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Ince

noun; clipping
an instance, an example ‘Ince’ is a clipping of the parent word ‘instance.’ Its use does not add any meaning to the type of instance; connotations rather apply to the speaker. The use of the word suggests the slang of gossipers—young, or those paying attention to socialites. As there is no need for a new word denoting an instance, it further seems that it is a shibboleth of sorts, relating to the two groups named above.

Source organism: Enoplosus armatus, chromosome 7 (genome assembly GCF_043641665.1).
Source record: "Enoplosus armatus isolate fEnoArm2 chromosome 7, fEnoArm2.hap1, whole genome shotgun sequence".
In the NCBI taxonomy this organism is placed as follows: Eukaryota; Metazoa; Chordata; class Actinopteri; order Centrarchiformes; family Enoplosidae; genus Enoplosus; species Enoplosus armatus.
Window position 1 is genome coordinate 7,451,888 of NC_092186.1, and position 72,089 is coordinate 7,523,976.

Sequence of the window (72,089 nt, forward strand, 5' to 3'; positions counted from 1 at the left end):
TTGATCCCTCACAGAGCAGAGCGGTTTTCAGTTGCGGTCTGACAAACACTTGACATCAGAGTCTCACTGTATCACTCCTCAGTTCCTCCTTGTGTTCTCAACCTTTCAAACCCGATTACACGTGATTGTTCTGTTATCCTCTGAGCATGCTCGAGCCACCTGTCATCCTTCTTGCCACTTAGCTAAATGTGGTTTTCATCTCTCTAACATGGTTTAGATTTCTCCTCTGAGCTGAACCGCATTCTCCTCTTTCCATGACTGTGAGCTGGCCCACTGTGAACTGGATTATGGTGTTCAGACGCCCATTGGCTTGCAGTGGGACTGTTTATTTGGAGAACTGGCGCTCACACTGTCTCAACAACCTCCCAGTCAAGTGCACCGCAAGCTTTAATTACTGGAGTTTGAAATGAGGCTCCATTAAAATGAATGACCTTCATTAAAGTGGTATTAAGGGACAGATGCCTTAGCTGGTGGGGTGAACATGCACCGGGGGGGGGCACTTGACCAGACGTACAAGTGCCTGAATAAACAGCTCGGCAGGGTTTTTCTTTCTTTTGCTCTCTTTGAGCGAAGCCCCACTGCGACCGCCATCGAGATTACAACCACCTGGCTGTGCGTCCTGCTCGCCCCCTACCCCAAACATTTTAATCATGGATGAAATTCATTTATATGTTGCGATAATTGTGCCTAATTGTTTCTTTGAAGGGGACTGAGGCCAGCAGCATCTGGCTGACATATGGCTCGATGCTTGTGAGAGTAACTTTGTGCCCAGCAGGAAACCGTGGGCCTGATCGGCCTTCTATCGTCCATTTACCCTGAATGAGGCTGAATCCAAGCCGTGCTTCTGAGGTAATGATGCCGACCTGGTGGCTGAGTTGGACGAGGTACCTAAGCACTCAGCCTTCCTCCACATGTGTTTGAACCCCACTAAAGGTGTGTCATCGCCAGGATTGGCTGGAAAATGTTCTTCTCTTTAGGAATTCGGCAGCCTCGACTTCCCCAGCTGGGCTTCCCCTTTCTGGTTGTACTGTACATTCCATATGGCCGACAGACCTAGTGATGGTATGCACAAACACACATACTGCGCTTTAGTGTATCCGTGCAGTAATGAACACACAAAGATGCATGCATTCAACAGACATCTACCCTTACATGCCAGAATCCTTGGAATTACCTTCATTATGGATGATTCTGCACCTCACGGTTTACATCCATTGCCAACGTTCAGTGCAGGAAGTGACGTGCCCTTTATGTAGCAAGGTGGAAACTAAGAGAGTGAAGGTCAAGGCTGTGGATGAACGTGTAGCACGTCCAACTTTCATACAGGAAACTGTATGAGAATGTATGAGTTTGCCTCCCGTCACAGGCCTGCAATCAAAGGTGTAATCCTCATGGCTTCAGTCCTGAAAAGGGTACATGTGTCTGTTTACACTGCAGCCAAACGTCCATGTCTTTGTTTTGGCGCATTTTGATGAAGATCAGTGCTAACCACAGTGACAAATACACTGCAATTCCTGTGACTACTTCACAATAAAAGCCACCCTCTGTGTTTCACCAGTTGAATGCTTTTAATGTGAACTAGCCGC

One gal who works the ladies' room at a more outdoorsy club down the street, for ince, was just bitchin' to me 'bout how cheap certain young starlets are.
Etymology : The parent word, ‘instance,’ came from Old French instance, instant, and Medieval Latin instantia, example, through the Middle English instaunce. The O.F. and M.L. parents both came from the Latin word for presence, instans.
Source : Yahoo gossip column
Last modified: 10 June 2008


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